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J Vet Intern Med. 2011 Jul-Aug;25(4):805-10. doi: 10.1111/j.1939-1676.2011.0736.x. Epub 2011 May 25.

Molecular and serological diagnosis of Bartonella infection in 61 dogs from the United States.

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Intracellular Pathogens Research Laboratory, Center for Comparative Medicine and Translational Research, College of Veterinary Medicine, North Carolina State University, Raleigh, NC 27606, USA.



Molecular diagnosis of canine bartonellosis can be extremely challenging and often requires the use of an enrichment culture approach followed by PCR amplification of bacterial DNA.


(1) The use of enrichment culture with PCR will increase molecular detection of bacteremia and will expand the diversity of Bartonella species detected. (2) Serological testing for Bartonella henselae and Bartonella vinsonii subsp. berkhoffii does not correlate with documentation of bacteremia.


Between 2003 and 2009, 924 samples from 663 dogs were submitted to the North Carolina State University, College of Veterinary Medicine, Vector Borne Diseases Diagnostic Laboratory for diagnostic testing with the Bartonella α-Proteobacteria growth medium (BAPGM) platform. Test results and medical records of those dogs were retrospectively reviewed.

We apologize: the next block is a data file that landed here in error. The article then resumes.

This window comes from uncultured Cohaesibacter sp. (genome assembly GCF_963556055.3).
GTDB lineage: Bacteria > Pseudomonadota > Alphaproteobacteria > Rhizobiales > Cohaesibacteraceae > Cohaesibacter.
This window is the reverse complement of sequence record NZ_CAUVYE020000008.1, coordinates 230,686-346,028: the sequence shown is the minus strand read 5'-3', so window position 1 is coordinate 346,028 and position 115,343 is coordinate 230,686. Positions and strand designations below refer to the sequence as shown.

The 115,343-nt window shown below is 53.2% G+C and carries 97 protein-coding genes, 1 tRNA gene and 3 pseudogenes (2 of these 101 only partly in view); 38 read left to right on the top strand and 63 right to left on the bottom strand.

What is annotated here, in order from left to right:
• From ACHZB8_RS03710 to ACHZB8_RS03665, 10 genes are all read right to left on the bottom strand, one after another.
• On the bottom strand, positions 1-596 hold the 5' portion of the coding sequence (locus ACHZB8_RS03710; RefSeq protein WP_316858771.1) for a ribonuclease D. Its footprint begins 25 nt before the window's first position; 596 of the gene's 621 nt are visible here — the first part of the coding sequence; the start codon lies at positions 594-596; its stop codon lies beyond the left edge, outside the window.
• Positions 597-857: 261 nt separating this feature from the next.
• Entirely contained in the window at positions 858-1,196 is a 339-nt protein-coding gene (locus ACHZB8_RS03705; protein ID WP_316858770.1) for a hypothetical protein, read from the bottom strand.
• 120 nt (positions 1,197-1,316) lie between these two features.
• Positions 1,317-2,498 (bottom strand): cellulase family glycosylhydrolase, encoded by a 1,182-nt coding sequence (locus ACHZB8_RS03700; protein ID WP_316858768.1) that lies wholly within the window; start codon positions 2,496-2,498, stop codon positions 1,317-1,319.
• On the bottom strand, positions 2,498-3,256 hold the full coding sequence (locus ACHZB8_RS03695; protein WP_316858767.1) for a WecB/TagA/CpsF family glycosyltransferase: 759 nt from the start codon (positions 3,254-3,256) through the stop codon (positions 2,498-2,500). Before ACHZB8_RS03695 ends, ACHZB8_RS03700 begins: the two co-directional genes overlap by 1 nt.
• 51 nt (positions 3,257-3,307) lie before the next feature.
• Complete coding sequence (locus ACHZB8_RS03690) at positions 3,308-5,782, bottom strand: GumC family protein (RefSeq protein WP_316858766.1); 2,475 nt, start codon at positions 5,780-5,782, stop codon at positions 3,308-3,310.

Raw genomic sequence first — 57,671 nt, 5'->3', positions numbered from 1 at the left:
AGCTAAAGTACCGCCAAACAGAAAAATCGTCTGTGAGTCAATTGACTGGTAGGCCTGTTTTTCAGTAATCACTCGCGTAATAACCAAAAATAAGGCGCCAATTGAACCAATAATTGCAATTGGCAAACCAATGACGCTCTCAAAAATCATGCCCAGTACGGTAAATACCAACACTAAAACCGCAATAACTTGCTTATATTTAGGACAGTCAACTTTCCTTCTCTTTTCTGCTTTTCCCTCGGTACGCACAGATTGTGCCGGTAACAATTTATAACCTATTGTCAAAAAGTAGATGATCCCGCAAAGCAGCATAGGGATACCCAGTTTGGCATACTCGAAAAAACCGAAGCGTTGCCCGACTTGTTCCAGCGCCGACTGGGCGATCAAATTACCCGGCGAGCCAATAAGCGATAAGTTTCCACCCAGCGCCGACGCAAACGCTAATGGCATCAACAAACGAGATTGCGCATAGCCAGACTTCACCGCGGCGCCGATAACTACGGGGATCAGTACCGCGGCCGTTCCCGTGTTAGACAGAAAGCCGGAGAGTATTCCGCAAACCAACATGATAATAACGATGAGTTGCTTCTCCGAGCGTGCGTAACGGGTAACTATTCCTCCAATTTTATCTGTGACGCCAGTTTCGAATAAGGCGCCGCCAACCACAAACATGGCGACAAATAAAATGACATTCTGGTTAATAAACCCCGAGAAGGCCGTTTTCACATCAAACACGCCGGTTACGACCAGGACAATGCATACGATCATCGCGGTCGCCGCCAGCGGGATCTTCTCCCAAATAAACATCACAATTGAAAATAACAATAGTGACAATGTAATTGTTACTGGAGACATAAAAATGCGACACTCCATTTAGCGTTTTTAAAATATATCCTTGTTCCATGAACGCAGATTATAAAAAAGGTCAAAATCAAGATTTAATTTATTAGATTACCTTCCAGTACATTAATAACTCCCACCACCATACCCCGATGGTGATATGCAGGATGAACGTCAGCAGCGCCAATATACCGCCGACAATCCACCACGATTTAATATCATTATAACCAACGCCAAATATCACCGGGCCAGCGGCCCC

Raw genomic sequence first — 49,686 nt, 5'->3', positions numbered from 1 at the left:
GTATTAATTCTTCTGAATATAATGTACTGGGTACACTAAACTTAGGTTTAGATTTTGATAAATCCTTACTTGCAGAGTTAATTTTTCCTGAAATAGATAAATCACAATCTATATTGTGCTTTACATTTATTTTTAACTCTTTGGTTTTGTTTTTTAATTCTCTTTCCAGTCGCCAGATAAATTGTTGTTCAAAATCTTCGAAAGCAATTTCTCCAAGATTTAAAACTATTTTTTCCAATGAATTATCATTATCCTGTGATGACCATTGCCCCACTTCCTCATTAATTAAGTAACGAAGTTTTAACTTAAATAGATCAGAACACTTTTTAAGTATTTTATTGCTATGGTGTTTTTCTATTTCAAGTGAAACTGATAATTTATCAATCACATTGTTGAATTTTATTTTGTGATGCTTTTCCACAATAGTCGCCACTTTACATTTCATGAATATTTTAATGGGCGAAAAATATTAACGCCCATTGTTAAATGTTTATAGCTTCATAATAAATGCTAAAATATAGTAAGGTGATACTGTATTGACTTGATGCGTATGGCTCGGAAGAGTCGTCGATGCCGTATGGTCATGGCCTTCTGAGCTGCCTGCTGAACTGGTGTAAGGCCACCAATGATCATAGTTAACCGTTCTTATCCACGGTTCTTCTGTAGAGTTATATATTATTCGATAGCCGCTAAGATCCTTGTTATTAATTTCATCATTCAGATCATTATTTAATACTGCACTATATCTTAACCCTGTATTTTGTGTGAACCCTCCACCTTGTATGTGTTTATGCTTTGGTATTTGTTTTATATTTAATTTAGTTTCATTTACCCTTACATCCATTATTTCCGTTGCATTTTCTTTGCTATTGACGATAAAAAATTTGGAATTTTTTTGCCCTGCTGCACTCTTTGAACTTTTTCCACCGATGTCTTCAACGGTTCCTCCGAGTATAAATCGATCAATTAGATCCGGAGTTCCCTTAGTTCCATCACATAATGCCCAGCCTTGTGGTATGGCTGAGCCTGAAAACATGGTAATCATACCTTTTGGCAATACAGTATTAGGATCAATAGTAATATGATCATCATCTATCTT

PCR amplification of Bartonella sp. DNA after extraction from patient samples was compared with PCR after BAPGM enrichment culture. Indirect immunofluorescent antibody assays, used to detect B. henselae and B. vinsonii subsp. berkhoffii antibodies, were compared with PCR.


Sixty-one of 663 dogs were culture positive or had Bartonella DNA detected by PCR, including B. henselae (30/61), B. vinsonii subsp. berkhoffii (17/61), Bartonella koehlerae (7/61), Bartonella volans-like (2/61), and Bartonella bovis (2/61). Coinfection with more than 1 Bartonella sp. was documented in 9/61 dogs. BAPGM culture was required for PCR detection in 32/61 cases. Only 7/19 and 4/10 infected dogs tested by IFA were B. henselae and B. vinsonii subsp. berkhoffii seroreactive, respectively.


Dogs were most often infected with B. henselae or B. vinsonii subsp. berkhoffii based on PCR and enrichment culture, coinfection was documented, and various Bartonella species were identified. Most infected dogs did not have detectable Bartonella antibodies.

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